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from those in the paternal line. Here then the supply of proof is deficient, and by no means amounts to a certainty: and the higher the common stock is removed, the more will even the probability decrease. But it must be observed, that (upon the same principles of calculation) the half blood have always a much less chance to be descended from an unknown indefinite ancestor of the deceased, than the whole blood in the same degree. As, in the first degree, the whole brother of John Stiles is sure to be descended from that unknown ancestor; his half brother has only an even chance, for half John's ancestors are not his. So, in the second degree, John's uncle of the whole blood has an even chance; but the chances are three to one against his uncle of the half-blood, for three-fourths of John's ancestors are not his. In like manner, in the third degree, the chances are only three to one against John's great uncle of the whole blood, but they are seven to one against his great uncle of the half blood, for seven-eighths of John's ancestors have no connection in blood with him. Therefore, the much less probability (29) of the half blood's descent from the first purchasor, compared with that of the whole blood, in the several degrees, has occasioned a general exclusion of the half blood in all.

But, while I thus illustrate the reason of excluding the half blood in general, I must be impartial enough to own, that, in some instances, the practice is carried farther than the principle upon which it goes will warrant. Particularly when a kinsman of the whole blood in a remoter degree, as the uncle or great uncle, is preferred to one of the half blood in a nearer degree, as the brother; for the half brother hath the same chance of being descended from the purchasing ancestor as the uncle; and a thrice + better chance than the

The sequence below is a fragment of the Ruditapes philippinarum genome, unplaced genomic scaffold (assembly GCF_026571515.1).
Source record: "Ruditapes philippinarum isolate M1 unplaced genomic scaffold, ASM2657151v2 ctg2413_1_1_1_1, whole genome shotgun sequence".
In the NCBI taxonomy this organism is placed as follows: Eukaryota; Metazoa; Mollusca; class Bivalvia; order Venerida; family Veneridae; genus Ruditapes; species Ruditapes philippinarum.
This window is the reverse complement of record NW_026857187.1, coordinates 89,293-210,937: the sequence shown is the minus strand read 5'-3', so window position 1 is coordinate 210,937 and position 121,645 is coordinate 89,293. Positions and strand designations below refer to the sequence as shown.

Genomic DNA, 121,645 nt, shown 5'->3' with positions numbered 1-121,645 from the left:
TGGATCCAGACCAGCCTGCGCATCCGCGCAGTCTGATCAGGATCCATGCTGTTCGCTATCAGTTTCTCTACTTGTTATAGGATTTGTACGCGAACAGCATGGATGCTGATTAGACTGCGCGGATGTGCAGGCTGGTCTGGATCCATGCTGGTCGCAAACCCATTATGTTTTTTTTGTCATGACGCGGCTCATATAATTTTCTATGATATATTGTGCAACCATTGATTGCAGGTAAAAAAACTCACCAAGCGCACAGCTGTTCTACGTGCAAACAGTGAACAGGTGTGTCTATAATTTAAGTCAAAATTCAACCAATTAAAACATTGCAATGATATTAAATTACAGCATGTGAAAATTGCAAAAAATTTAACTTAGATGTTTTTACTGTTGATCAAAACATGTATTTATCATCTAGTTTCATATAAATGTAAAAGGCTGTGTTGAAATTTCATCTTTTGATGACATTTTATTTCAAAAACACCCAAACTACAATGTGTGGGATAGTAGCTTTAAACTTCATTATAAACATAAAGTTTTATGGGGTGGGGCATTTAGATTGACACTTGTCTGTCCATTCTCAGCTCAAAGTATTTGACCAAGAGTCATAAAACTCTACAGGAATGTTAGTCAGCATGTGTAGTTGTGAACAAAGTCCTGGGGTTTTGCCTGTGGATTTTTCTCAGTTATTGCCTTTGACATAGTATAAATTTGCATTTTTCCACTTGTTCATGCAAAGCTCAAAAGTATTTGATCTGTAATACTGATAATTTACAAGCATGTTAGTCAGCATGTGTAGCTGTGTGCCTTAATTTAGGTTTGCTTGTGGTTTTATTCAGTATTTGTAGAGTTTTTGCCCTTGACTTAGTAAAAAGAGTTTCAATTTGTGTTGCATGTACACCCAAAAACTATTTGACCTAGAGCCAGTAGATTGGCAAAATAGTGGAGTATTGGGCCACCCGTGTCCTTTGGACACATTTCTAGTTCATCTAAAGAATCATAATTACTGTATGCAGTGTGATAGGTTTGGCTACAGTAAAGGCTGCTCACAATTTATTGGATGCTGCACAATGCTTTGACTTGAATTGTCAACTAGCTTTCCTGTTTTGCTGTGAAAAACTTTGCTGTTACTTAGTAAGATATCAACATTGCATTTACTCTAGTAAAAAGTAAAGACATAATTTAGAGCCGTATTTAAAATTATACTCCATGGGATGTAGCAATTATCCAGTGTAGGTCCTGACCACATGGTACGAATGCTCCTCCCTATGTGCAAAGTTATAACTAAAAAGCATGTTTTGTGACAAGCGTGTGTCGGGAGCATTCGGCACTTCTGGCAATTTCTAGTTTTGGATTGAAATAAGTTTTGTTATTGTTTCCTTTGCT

(29) But see the last note.

Hardship of excluding the half father's side.

brother by the

+ Mr. Christian says,

"this ought in four; the chance of the half brother to be twice; for the half brother has is therefore twice better than that of one chance in two, the great uncle one the great uncle."

great uncle or kinsman in the third degree. It is also more especially overstrained, when a man has two sons by different venters, and the estate on his death descends from him to the eldest, who enters and dies without issue; in which case the younger son cannot inherit this estate, because he is not of the whole blood to the last proprietor (a). This, [232] it must be *owned, carries a hardship with it, even upon feodal principles: for the rule was introduced only to supply the proof of a descent from the first purchasor; but here, as this estate notoriously descended from the father, and as both the brothers confessedly sprung from him, it is demonstrable that the half brother must be of the blood of the first purchasor, who was either the father or some of the father's ancestors. When, therefore, there is actual demonstration of the thing to be proved, it is hard to exclude a man by a rule substituted to supply that proof when deficient. So far as the inheritance can be evidently traced back, there seems no need of calling in this presumptive proof, this rule of probability, to investigate what is already certain. Had the elder brother, indeed, been a purchasor, there would have been no hardship at all, for the reasons already given: or had the frater uterinus only, or brother by the mother's side, been excluded from an inheritance which descended from the father, it had been highly reasonable.

In the descent of the crown,

and in estatestail, half-blood is no impedi


Indeed, it is this very instance of excluding a frater consanguineus, or brother by the father's side, from an inheritance which descended a patre, that Craig (b) has singled out on which to ground his strictures on the English law of